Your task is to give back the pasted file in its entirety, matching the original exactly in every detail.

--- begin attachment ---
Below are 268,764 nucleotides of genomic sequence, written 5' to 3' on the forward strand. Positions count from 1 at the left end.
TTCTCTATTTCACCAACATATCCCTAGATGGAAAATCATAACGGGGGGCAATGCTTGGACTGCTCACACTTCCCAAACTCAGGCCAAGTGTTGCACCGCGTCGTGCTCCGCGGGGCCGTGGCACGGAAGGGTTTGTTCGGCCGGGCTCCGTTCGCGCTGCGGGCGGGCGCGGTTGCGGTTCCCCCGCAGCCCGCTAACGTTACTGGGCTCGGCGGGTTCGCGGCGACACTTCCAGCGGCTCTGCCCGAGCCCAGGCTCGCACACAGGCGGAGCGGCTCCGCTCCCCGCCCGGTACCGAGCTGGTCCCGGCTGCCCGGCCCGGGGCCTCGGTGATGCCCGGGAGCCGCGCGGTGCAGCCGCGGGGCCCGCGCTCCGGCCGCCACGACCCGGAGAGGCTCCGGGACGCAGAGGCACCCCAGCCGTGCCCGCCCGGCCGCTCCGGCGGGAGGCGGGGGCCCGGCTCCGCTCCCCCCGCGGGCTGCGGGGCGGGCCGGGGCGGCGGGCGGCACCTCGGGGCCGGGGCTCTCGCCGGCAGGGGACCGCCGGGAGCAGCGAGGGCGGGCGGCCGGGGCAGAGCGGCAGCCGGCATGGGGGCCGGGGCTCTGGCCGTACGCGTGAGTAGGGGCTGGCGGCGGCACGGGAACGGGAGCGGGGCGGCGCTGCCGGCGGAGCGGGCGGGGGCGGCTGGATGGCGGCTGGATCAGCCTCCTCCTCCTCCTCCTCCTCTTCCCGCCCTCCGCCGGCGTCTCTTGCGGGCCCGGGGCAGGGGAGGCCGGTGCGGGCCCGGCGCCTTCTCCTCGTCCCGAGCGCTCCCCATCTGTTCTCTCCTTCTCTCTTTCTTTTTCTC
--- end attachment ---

Below are 268,764 nucleotides of genomic sequence, written 5' to 3' on the forward strand. Positions count from 1 at the left end.
TTCTCTATTTCACCAACATATCCCTAGATGGAAAATCATAACGGGGGGCAATGCTTGGACTGCTCACACTTCCCAAACTCAGGCCAAGTGTTGCACCGCGTCGTGCTCCGCGGGGCCGTGGCACGGAAGGGTTTGTTCGGCCGGGCTCCGTTCGCGCTGCGGGCGGGCGCGGTTGCGGTTCCCCCGCAGCCCGCTAACGTTACTGGGCTCGGCGGGTTCGCGGCGACACTTCCAGCGGCTCTGCCCGAGCCCAGGCTCGCACACAGGCGGAGCGGCTCCGCTCCCCGCCCGGTACCGAGCTGGTCCCGGCTGCCCGGCCCGGGGCCTCGGTGATGCCCGGGAGCCGCGCGGTGCAGCCGCGGGGCCCGCGCTCCGGCCGCCACGACCCGGAGAGGCTCCGGGACGCAGAGGCACCCCAGCCGTGCCCGCCCGGCCGCTCCGGCGGGAGGCGGGGGCCCGGCTCCGCTCCCCCCGCGGGCTGCGGGGCGGGCCGGGGCGGCGGGCGGCACCTCGGGGCCGGGGCTCTCGCCGGCAGGGGACCGCCGGGAGCAGCGAGGGCGGGCGGCCGGGGCAGAGCGGCAGCCGGCATGGGGGCCGGGGCTCTGGCCGTACGCGTGAGTAGGGGCTGGCGGCGGCACGGGAACGGGAGCGGGGCGGCGCTGCCGGCGGAGCGGGCGGGGGCGGCTGGATGGCGGCTGGATCAGCCTCCTCCTCCTCCTCCTCCTCTTCCCGCCCTCCGCCGGCGTCTCTTGCGGGCCCGGGGCAGGGGAGGCCGGTGCGGGCCCGGCGCCTTCTCCTCGTCCCGAGCGCTCCCCATCTGTTCTCTCCTTCTCTCTTTCTTTTTCTC